Tampons can pose multiple health risks, although millions of women use tampons without significant issue. It’s essential to recognize that tampons in themselves are not safe due to the impact on vaginal health and hygiene. It is danger wearing. It’s good to be aware of the risks to be able to make an informed choice about whether to use tampons. Also you can make sure to reduce risks.
Danger Wearing: Toxic Shock Syndrome (TSS)
TSS occurs where certain naturally occurring bacteria multiply and start to create toxins which enter the bloodstream. From there viruses can overwhelm the immune system leading to something similar to septic shock. This can range from a mild set of symptoms that makes the victim very ill, through to major organ failure and potential death as a result.
Tampons links to TSS due to an outbreak in the 1970’s/1980’s with tampons made with super-absorbent fibers, although modern tampons are safer, they still pose a risk.
Tampons provide the perfect environment for bacteria to grow while also preventing vaginal cleaning; they also damage vaginal walls so allow bacterial toxins into the bloodstream. Rayon tampons pose a higher risk as they are more favorable to bacterial growth, lose more fibers, and cause more damage to vaginal tissues.
TSS is said to be rare, however, CDC stopped tracking TSS cases in the 1980s, and even then many cases were not reported or officially counted in the CDC’s public figures. We don’t know how many cases of TSS occur, but some argue occurrence may be as high as 1 in 700 women.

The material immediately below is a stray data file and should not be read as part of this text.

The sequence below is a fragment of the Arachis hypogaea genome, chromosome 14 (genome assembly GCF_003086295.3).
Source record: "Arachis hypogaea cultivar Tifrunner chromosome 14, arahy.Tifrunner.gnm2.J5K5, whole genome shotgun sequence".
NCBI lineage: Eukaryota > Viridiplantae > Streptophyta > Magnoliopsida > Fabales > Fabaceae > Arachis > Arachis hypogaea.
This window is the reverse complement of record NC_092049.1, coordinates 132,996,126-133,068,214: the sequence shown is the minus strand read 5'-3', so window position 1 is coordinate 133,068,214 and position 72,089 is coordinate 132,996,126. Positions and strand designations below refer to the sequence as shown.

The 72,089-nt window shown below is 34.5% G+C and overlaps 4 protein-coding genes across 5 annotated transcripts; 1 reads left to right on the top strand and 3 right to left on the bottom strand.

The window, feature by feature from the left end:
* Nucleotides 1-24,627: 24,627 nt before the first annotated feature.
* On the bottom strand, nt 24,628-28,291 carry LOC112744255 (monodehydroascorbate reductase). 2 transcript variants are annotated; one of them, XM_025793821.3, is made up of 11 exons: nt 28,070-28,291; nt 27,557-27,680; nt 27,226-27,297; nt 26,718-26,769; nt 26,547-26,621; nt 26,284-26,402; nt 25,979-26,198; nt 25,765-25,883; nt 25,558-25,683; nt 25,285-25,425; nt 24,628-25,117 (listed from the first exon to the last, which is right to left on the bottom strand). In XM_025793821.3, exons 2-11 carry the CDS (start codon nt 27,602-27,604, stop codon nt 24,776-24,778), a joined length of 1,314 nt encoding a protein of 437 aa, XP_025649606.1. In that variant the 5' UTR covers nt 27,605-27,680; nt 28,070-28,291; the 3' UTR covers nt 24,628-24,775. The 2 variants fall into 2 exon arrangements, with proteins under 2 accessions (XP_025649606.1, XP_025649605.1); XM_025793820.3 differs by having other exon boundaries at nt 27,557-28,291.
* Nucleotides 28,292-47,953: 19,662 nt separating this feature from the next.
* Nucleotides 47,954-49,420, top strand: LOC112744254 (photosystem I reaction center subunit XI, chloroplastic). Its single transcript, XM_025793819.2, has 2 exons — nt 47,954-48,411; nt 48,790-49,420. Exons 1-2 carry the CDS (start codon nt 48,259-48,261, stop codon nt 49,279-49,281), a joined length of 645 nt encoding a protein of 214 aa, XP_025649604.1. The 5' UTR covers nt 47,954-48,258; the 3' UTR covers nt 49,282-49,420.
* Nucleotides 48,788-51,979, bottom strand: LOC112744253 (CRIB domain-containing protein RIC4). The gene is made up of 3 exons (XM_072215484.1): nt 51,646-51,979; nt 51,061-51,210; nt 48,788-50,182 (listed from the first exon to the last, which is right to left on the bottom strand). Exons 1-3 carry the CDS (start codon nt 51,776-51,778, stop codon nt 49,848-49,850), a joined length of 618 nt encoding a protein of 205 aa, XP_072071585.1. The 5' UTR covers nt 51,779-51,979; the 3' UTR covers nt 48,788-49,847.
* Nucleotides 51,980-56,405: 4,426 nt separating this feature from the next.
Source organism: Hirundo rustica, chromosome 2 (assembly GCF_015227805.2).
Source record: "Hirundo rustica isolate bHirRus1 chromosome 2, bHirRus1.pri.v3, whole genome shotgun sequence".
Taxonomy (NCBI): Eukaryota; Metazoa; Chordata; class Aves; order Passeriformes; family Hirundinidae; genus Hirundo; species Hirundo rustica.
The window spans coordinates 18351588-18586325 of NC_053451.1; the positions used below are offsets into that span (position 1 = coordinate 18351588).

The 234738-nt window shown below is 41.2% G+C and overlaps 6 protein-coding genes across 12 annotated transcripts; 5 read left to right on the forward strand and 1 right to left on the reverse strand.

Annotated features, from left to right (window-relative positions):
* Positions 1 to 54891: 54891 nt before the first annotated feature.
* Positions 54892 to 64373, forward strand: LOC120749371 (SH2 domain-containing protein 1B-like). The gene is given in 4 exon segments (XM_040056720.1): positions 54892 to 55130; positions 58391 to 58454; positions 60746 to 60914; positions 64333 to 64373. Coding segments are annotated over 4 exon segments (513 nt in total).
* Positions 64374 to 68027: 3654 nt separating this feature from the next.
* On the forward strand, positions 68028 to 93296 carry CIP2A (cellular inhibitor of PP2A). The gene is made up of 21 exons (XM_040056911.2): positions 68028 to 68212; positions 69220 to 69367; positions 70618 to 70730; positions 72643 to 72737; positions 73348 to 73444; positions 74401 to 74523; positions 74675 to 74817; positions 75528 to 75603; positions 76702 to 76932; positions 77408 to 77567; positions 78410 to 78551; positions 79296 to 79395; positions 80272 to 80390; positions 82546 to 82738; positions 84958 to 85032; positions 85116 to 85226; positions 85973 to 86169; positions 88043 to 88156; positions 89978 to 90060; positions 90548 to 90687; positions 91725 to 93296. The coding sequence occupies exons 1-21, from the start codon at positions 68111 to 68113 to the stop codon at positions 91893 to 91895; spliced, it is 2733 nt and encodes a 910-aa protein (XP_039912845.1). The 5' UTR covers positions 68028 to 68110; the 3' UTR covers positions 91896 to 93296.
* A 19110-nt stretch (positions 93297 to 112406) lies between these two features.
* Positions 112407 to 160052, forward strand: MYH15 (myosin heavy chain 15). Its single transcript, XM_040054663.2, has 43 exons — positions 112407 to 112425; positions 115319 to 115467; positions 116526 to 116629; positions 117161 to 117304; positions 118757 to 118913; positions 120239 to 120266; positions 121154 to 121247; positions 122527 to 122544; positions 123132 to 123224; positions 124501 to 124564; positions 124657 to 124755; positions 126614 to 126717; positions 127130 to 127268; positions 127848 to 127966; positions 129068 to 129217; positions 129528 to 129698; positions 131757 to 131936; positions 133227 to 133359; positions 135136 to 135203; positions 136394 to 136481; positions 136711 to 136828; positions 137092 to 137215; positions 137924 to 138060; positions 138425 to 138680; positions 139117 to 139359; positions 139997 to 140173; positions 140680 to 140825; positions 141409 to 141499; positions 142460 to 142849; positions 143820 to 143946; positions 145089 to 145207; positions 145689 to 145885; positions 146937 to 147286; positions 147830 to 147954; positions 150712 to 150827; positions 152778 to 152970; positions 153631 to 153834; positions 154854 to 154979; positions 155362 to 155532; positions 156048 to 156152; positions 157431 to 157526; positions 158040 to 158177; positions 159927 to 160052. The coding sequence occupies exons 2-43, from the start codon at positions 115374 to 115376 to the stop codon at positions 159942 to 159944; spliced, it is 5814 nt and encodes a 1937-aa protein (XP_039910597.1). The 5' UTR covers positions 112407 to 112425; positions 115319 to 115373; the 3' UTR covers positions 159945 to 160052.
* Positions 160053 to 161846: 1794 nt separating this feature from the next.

Symptoms of TSS can vary greatly depending on the person and which organs are involved, but in all cases, a person would have a sudden high fever and low blood pressure. If you use tampons and notice these symptoms, then you should seek medical attention at once.
Vaginal infections such as Bacterial Vaginosis are prevalent as a result of tampon use. And if tampons are not used correctly, it can increase the risk of a person developing a vaginal infection. Vaginal infections can occur during tampon use or later in the menstrual cycle. As a result of the vagina not being able to right itself after tampon use.
Tampons provide the perfect environment for bacteria to grow, which is oxygenated, porous, and contains nutritious menstrual material. The vagina is a self-cleaning organ with an acidic pH to kill harmful bacteria and discharge. However, to clean-out bacteria or dirt – tampons prevent self-cleaning by holding blood in contact with the vagina. Which impacts pH and by preventing discharge cleaning out the vagina.
It’s also important to point out that although tampons are sanitary. They are not sterile so they can contain bacteria or even mold, which can transfer into the vagina. Thus why it’s essential to wash hands before use. So bacteria from your hands don’t enter your vagina. Additionally, it’s essential to store tampons in a clean, dry place to prevent bacteria. However mold growing on the tampon which can increase risk of infection.